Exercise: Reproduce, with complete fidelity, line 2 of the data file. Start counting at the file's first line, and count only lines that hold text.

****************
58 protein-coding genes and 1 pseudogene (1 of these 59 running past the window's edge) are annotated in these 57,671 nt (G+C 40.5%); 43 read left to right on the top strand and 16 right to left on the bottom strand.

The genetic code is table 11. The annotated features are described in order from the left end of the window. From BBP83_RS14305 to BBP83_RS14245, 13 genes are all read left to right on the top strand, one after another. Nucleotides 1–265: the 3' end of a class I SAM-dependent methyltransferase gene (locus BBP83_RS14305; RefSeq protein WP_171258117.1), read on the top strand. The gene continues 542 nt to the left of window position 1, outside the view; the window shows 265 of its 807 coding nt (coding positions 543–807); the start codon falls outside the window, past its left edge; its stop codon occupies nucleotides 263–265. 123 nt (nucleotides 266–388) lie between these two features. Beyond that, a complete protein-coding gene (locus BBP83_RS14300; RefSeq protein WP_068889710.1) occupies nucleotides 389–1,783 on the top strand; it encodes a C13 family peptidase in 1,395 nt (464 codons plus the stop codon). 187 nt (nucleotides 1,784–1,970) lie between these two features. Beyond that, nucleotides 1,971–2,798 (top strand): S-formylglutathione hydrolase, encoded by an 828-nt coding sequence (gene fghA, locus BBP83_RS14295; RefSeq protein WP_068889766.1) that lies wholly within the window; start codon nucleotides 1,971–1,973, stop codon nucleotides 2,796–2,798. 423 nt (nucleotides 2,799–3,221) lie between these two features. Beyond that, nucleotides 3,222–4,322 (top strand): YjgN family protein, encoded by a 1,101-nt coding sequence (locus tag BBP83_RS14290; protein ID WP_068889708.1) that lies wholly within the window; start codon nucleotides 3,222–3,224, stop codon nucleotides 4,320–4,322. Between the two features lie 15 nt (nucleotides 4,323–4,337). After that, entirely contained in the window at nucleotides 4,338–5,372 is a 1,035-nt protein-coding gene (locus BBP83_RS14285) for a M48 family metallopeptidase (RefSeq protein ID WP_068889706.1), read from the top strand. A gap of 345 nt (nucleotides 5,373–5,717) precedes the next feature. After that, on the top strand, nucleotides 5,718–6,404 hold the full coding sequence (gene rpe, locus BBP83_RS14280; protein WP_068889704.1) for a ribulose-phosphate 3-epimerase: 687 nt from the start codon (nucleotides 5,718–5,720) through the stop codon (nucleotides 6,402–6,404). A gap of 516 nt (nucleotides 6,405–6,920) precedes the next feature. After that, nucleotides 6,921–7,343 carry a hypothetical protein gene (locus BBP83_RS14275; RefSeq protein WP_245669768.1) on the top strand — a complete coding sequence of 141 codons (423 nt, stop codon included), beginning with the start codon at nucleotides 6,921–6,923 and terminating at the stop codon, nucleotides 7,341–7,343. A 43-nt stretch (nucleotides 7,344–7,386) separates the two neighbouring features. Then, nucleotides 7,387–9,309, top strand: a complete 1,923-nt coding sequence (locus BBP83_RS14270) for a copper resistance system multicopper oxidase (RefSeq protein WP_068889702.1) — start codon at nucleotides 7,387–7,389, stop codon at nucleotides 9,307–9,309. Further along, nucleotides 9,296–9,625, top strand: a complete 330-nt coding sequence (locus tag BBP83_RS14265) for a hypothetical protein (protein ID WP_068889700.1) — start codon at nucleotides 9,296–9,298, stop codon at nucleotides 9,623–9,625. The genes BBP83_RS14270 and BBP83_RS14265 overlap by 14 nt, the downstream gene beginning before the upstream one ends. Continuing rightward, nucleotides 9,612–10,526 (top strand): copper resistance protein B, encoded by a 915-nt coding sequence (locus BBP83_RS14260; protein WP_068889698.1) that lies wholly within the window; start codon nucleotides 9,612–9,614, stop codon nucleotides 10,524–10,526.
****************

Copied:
The genetic code is table 11. The annotated features are described in order from the left end of the window. From BBP83_RS14305 to BBP83_RS14245, 13 genes are all read left to right on the top strand, one after another. Nucleotides 1–265: the 3' end of a class I SAM-dependent methyltransferase gene (locus BBP83_RS14305; RefSeq protein WP_171258117.1), read on the top strand. The gene continues 542 nt to the left of window position 1, outside the view; the window shows 265 of its 807 coding nt (coding positions 543–807); the start codon falls outside the window, past its left edge; its stop codon occupies nucleotides 263–265. 123 nt (nucleotides 266–388) lie between these two features. Beyond that, a complete protein-coding gene (locus BBP83_RS14300; RefSeq protein WP_068889710.1) occupies nucleotides 389–1,783 on the top strand; it encodes a C13 family peptidase in 1,395 nt (464 codons plus the stop codon). 187 nt (nucleotides 1,784–1,970) lie between these two features. Beyond that, nucleotides 1,971–2,798 (top strand): S-formylglutathione hydrolase, encoded by an 828-nt coding sequence (gene fghA, locus BBP83_RS14295; RefSeq protein WP_068889766.1) that lies wholly within the window; start codon nucleotides 1,971–1,973, stop codon nucleotides 2,796–2,798. 423 nt (nucleotides 2,799–3,221) lie between these two features. Beyond that, nucleotides 3,222–4,322 (top strand): YjgN family protein, encoded by a 1,101-nt coding sequence (locus tag BBP83_RS14290; protein ID WP_068889708.1) that lies wholly within the window; start codon nucleotides 3,222–3,224, stop codon nucleotides 4,320–4,322. Between the two features lie 15 nt (nucleotides 4,323–4,337). After that, entirely contained in the window at nucleotides 4,338–5,372 is a 1,035-nt protein-coding gene (locus BBP83_RS14285) for a M48 family metallopeptidase (RefSeq protein ID WP_068889706.1), read from the top strand. A gap of 345 nt (nucleotides 5,373–5,717) precedes the next feature. After that, on the top strand, nucleotides 5,718–6,404 hold the full coding sequence (gene rpe, locus BBP83_RS14280; protein WP_068889704.1) for a ribulose-phosphate 3-epimerase: 687 nt from the start codon (nucleotides 5,718–5,720) through the stop codon (nucleotides 6,402–6,404). A gap of 516 nt (nucleotides 6,405–6,920) precedes the next feature. After that, nucleotides 6,921–7,343 carry a hypothetical protein gene (locus BBP83_RS14275; RefSeq protein WP_245669768.1) on the top strand — a complete coding sequence of 141 codons (423 nt, stop codon included), beginning with the start codon at nucleotides 6,921–6,923 and terminating at the stop codon, nucleotides 7,341–7,343. A 43-nt stretch (nucleotides 7,344–7,386) separates the two neighbouring features. Then, nucleotides 7,387–9,309, top strand: a complete 1,923-nt coding sequence (locus BBP83_RS14270) for a copper resistance system multicopper oxidase (RefSeq protein WP_068889702.1) — start codon at nucleotides 7,387–7,389, stop codon at nucleotides 9,307–9,309. Further along, nucleotides 9,296–9,625, top strand: a complete 330-nt coding sequence (locus tag BBP83_RS14265) for a hypothetical protein (protein ID WP_068889700.1) — start codon at nucleotides 9,296–9,298, stop codon at nucleotides 9,623–9,625. The genes BBP83_RS14270 and BBP83_RS14265 overlap by 14 nt, the downstream gene beginning before the upstream one ends. Continuing rightward, nucleotides 9,612–10,526 (top strand): copper resistance protein B, encoded by a 915-nt coding sequence (locus BBP83_RS14260; protein WP_068889698.1) that lies wholly within the window; start codon nucleotides 9,612–9,614, stop codon nucleotides 10,524–10,526.